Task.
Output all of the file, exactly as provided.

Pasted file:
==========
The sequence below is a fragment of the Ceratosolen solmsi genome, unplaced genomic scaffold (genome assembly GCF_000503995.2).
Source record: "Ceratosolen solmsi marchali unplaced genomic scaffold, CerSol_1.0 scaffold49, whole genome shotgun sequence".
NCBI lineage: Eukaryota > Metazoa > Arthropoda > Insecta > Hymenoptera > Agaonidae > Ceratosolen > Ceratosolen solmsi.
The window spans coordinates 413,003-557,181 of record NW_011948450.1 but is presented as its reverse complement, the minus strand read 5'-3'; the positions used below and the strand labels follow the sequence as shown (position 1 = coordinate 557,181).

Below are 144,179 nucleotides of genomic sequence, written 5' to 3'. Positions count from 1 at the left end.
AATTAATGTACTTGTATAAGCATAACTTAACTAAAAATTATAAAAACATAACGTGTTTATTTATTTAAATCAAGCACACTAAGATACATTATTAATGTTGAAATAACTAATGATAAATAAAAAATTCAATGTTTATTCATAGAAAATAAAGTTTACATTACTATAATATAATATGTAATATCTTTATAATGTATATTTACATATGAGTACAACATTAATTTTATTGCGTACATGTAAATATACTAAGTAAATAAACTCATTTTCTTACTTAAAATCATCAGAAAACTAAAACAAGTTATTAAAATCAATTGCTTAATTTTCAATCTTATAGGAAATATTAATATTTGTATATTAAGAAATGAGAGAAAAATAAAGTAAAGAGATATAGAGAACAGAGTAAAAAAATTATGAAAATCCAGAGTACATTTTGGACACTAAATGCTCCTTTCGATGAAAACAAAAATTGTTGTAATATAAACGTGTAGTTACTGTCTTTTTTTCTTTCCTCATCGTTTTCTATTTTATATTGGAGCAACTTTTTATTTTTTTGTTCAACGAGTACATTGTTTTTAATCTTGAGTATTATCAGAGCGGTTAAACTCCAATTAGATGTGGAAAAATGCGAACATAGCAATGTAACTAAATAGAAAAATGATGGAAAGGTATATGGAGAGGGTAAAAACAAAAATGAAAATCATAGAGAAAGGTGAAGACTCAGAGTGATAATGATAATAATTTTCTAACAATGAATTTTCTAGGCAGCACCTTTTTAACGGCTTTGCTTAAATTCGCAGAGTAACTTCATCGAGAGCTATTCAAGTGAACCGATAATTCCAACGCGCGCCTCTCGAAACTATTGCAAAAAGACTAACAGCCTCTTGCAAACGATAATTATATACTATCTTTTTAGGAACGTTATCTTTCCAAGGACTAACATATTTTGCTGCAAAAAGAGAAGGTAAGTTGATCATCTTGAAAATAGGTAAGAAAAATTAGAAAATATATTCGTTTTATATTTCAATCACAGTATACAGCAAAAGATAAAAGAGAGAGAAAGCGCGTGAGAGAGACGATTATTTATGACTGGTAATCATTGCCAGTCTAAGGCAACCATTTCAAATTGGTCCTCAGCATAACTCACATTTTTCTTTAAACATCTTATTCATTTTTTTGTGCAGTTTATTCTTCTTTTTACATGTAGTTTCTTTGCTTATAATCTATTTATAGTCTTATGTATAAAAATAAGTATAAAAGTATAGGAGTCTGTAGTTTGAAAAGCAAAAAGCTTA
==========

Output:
The sequence below is a fragment of the Ceratosolen solmsi genome, unplaced genomic scaffold (genome assembly GCF_000503995.2).
Source record: "Ceratosolen solmsi marchali unplaced genomic scaffold, CerSol_1.0 scaffold49, whole genome shotgun sequence".
NCBI lineage: Eukaryota > Metazoa > Arthropoda > Insecta > Hymenoptera > Agaonidae > Ceratosolen > Ceratosolen solmsi.
The window spans coordinates 413,003-557,181 of record NW_011948450.1 but is presented as its reverse complement, the minus strand read 5'-3'; the positions used below and the strand labels follow the sequence as shown (position 1 = coordinate 557,181).

Below are 144,179 nucleotides of genomic sequence, written 5' to 3'. Positions count from 1 at the left end.
AATTAATGTACTTGTATAAGCATAACTTAACTAAAAATTATAAAAACATAACGTGTTTATTTATTTAAATCAAGCACACTAAGATACATTATTAATGTTGAAATAACTAATGATAAATAAAAAATTCAATGTTTATTCATAGAAAATAAAGTTTACATTACTATAATATAATATGTAATATCTTTATAATGTATATTTACATATGAGTACAACATTAATTTTATTGCGTACATGTAAATATACTAAGTAAATAAACTCATTTTCTTACTTAAAATCATCAGAAAACTAAAACAAGTTATTAAAATCAATTGCTTAATTTTCAATCTTATAGGAAATATTAATATTTGTATATTAAGAAATGAGAGAAAAATAAAGTAAAGAGATATAGAGAACAGAGTAAAAAAATTATGAAAATCCAGAGTACATTTTGGACACTAAATGCTCCTTTCGATGAAAACAAAAATTGTTGTAATATAAACGTGTAGTTACTGTCTTTTTTTCTTTCCTCATCGTTTTCTATTTTATATTGGAGCAACTTTTTATTTTTTTGTTCAACGAGTACATTGTTTTTAATCTTGAGTATTATCAGAGCGGTTAAACTCCAATTAGATGTGGAAAAATGCGAACATAGCAATGTAACTAAATAGAAAAATGATGGAAAGGTATATGGAGAGGGTAAAAACAAAAATGAAAATCATAGAGAAAGGTGAAGACTCAGAGTGATAATGATAATAATTTTCTAACAATGAATTTTCTAGGCAGCACCTTTTTAACGGCTTTGCTTAAATTCGCAGAGTAACTTCATCGAGAGCTATTCAAGTGAACCGATAATTCCAACGCGCGCCTCTCGAAACTATTGCAAAAAGACTAACAGCCTCTTGCAAACGATAATTATATACTATCTTTTTAGGAACGTTATCTTTCCAAGGACTAACATATTTTGCTGCAAAAAGAGAAGGTAAGTTGATCATCTTGAAAATAGGTAAGAAAAATTAGAAAATATATTCGTTTTATATTTCAATCACAGTATACAGCAAAAGATAAAAGAGAGAGAAAGCGCGTGAGAGAGACGATTATTTATGACTGGTAATCATTGCCAGTCTAAGGCAACCATTTCAAATTGGTCCTCAGCATAACTCACATTTTTCTTTAAACATCTTATTCATTTTTTTGTGCAGTTTATTCTTCTTTTTACATGTAGTTTCTTTGCTTATAATCTATTTATAGTCTTATGTATAAAAATAAGTATAAAAGTATAGGAGTCTGTAGTTTGAAAAGCAAAAAGCTTA